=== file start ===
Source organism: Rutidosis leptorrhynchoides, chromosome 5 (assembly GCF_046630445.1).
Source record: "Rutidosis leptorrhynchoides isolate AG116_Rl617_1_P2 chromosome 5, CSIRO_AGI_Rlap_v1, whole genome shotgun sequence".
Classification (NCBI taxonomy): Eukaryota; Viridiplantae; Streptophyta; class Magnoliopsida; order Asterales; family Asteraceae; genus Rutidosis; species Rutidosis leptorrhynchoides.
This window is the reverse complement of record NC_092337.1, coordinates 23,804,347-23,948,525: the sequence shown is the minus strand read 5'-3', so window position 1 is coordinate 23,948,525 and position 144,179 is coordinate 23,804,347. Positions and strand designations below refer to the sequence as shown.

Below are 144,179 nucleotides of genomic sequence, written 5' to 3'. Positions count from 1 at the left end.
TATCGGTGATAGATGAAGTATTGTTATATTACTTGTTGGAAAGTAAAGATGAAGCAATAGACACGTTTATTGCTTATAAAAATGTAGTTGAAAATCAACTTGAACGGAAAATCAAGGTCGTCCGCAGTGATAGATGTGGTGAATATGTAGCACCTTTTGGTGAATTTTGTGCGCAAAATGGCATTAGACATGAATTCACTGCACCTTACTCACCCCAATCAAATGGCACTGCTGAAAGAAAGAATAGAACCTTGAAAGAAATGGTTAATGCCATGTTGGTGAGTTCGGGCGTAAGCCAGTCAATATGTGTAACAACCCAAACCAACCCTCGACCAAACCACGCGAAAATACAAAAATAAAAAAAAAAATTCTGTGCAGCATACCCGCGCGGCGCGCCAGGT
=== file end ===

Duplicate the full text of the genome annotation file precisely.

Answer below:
Source organism: Rutidosis leptorrhynchoides, chromosome 5 (assembly GCF_046630445.1).
Source record: "Rutidosis leptorrhynchoides isolate AG116_Rl617_1_P2 chromosome 5, CSIRO_AGI_Rlap_v1, whole genome shotgun sequence".
Classification (NCBI taxonomy): Eukaryota; Viridiplantae; Streptophyta; class Magnoliopsida; order Asterales; family Asteraceae; genus Rutidosis; species Rutidosis leptorrhynchoides.
This window is the reverse complement of record NC_092337.1, coordinates 23,804,347-23,948,525: the sequence shown is the minus strand read 5'-3', so window position 1 is coordinate 23,948,525 and position 144,179 is coordinate 23,804,347. Positions and strand designations below refer to the sequence as shown.

Below are 144,179 nucleotides of genomic sequence, written 5' to 3'. Positions count from 1 at the left end.
TATCGGTGATAGATGAAGTATTGTTATATTACTTGTTGGAAAGTAAAGATGAAGCAATAGACACGTTTATTGCTTATAAAAATGTAGTTGAAAATCAACTTGAACGGAAAATCAAGGTCGTCCGCAGTGATAGATGTGGTGAATATGTAGCACCTTTTGGTGAATTTTGTGCGCAAAATGGCATTAGACATGAATTCACTGCACCTTACTCACCCCAATCAAATGGCACTGCTGAAAGAAAGAATAGAACCTTGAAAGAAATGGTTAATGCCATGTTGGTGAGTTCGGGCGTAAGCCAGTCAATATGTGTAACAACCCAAACCAACCCTCGACCAAACCACGCGAAAATACAAAAATAAAAAAAAAAATTCTGTGCAGCATACCCGCGCGGCGCGCCAGGT